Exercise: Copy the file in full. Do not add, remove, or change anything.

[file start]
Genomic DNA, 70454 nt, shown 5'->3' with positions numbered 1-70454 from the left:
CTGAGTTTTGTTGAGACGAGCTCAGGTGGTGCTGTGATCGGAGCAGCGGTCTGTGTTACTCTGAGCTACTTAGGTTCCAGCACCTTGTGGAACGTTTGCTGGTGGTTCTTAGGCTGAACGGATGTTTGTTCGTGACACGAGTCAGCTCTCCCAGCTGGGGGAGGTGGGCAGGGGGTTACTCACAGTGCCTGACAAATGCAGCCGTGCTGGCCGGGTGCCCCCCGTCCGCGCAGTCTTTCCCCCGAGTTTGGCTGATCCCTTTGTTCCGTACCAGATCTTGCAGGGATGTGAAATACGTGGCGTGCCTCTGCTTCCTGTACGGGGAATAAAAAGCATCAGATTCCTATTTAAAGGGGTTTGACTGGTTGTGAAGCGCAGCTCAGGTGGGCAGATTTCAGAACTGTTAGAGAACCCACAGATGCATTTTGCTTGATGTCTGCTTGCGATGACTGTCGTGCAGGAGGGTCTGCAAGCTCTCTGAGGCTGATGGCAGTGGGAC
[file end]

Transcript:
Genomic DNA, 70454 nt, shown 5'->3' with positions numbered 1-70454 from the left:
CTGAGTTTTGTTGAGACGAGCTCAGGTGGTGCTGTGATCGGAGCAGCGGTCTGTGTTACTCTGAGCTACTTAGGTTCCAGCACCTTGTGGAACGTTTGCTGGTGGTTCTTAGGCTGAACGGATGTTTGTTCGTGACACGAGTCAGCTCTCCCAGCTGGGGGAGGTGGGCAGGGGGTTACTCACAGTGCCTGACAAATGCAGCCGTGCTGGCCGGGTGCCCCCCGTCCGCGCAGTCTTTCCCCCGAGTTTGGCTGATCCCTTTGTTCCGTACCAGATCTTGCAGGGATGTGAAATACGTGGCGTGCCTCTGCTTCCTGTACGGGGAATAAAAAGCATCAGATTCCTATTTAAAGGGGTTTGACTGGTTGTGAAGCGCAGCTCAGGTGGGCAGATTTCAGAACTGTTAGAGAACCCACAGATGCATTTTGCTTGATGTCTGCTTGCGATGACTGTCGTGCAGGAGGGTCTGCAAGCTCTCTGAGGCTGATGGCAGTGGGAC